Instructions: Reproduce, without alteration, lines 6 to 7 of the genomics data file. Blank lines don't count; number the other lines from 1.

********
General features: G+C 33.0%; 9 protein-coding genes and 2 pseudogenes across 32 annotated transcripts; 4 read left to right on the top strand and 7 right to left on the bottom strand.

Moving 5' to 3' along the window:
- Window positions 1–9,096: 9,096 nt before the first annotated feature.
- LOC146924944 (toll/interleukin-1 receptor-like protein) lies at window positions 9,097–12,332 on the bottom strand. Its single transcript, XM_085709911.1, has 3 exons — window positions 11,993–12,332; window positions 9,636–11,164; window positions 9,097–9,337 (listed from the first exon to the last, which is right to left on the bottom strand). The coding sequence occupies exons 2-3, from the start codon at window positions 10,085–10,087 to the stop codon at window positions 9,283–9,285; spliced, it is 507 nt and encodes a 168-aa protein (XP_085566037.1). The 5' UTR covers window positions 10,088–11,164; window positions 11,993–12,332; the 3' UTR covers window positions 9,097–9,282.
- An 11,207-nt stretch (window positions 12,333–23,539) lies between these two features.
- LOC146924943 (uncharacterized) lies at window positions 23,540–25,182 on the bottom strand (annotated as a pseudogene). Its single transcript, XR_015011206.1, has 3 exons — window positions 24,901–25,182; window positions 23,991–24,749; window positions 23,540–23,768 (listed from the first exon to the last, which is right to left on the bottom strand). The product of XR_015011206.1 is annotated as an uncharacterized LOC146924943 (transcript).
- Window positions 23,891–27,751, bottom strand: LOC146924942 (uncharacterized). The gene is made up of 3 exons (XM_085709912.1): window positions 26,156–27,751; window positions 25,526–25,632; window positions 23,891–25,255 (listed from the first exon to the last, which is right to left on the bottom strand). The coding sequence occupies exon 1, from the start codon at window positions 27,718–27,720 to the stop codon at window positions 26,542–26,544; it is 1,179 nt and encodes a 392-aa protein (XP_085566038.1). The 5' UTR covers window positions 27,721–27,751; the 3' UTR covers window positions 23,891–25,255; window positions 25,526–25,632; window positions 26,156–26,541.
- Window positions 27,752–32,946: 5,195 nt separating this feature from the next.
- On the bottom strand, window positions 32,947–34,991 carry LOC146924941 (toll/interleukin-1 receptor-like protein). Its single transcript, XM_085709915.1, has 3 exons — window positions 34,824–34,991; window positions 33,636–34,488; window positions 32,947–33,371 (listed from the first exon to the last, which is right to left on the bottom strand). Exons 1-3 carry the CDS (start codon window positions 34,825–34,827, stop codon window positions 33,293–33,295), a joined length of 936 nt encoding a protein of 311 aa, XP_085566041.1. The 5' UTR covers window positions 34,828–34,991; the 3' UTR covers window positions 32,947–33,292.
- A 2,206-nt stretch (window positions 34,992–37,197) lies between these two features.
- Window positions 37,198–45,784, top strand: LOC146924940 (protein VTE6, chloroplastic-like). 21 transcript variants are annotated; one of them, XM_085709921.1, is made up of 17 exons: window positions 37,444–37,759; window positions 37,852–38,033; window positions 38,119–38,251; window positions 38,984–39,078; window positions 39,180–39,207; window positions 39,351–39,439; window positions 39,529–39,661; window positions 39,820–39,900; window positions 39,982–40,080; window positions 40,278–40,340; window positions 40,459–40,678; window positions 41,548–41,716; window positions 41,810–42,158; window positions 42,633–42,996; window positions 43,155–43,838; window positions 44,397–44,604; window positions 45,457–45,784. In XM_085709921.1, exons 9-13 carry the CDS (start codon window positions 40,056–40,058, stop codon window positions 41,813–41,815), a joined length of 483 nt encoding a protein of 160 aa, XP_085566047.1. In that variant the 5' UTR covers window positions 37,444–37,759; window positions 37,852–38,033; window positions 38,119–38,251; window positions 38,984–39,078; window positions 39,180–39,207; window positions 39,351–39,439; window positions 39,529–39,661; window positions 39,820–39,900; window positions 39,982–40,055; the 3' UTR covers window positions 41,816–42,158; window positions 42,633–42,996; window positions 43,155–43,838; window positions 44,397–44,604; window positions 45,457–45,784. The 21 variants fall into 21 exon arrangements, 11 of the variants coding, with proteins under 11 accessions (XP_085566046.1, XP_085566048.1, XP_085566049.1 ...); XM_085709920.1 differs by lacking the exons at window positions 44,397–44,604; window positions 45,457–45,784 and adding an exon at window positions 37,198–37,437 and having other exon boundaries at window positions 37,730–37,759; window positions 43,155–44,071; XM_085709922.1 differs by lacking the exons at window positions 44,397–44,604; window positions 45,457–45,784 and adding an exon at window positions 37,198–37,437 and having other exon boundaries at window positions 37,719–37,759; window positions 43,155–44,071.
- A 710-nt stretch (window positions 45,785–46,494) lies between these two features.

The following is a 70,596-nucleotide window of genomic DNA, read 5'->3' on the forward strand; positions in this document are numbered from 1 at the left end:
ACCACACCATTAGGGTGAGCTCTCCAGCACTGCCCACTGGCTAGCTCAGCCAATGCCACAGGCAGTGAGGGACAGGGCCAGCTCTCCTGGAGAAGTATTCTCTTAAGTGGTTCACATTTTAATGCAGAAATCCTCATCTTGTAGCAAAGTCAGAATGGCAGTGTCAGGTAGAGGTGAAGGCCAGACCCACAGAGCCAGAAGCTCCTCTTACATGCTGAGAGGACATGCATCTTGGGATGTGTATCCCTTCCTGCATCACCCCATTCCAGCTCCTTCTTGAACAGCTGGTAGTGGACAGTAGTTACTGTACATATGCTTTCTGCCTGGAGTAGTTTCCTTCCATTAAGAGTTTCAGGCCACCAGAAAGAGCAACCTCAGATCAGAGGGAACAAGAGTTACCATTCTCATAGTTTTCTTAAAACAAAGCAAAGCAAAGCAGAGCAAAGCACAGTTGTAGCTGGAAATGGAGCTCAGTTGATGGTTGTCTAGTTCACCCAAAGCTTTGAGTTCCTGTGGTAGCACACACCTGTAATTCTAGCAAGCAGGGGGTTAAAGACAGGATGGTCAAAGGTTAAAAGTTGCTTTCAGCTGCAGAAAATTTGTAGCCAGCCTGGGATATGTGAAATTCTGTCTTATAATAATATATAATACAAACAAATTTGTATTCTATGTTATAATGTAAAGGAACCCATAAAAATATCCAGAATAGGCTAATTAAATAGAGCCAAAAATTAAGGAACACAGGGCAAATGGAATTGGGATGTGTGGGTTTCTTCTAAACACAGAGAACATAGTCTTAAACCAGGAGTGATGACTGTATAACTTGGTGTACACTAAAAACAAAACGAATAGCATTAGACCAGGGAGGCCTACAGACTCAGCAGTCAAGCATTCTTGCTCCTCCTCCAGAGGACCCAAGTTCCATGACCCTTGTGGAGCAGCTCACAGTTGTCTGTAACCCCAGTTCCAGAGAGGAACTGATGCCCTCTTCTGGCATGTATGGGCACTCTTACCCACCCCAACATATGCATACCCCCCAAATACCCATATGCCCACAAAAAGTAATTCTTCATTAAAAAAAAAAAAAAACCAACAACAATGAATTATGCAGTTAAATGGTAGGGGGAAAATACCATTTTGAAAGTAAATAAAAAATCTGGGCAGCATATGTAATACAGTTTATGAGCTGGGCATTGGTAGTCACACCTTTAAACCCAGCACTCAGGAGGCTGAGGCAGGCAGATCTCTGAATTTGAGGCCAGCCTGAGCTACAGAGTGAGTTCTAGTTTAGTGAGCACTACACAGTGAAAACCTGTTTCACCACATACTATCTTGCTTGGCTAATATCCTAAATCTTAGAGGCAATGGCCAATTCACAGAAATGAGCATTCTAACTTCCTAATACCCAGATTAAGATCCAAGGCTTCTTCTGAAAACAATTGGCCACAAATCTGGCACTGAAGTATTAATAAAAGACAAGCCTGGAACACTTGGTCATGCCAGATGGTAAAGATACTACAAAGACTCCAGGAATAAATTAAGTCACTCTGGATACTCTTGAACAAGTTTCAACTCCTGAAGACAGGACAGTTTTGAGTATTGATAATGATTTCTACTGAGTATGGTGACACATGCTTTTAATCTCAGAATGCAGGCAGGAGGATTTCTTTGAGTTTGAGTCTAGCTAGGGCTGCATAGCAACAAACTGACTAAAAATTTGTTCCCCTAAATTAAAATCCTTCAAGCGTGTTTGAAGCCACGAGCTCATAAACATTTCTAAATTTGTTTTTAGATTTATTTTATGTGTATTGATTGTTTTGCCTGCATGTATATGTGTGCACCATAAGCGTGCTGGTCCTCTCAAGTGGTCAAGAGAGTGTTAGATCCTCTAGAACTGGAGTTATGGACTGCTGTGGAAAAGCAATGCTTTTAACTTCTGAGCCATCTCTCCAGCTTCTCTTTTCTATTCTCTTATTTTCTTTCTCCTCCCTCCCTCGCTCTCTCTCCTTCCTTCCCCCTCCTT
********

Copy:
- LOC146924943 (uncharacterized) lies at window positions 23,540–25,182 on the bottom strand (annotated as a pseudogene). Its single transcript, XR_015011206.1, has 3 exons — window positions 24,901–25,182; window positions 23,991–24,749; window positions 23,540–23,768 (listed from the first exon to the last, which is right to left on the bottom strand). The product of XR_015011206.1 is annotated as an uncharacterized LOC146924943 (transcript).
- Window positions 23,891–27,751, bottom strand: LOC146924942 (uncharacterized). The gene is made up of 3 exons (XM_085709912.1): window positions 26,156–27,751; window positions 25,526–25,632; window positions 23,891–25,255 (listed from the first exon to the last, which is right to left on the bottom strand). The coding sequence occupies exon 1, from the start codon at window positions 27,718–27,720 to the stop codon at window positions 26,542–26,544; it is 1,179 nt and encodes a 392-aa protein (XP_085566038.1). The 5' UTR covers window positions 27,721–27,751; the 3' UTR covers window positions 23,891–25,255; window positions 25,526–25,632; window positions 26,156–26,541.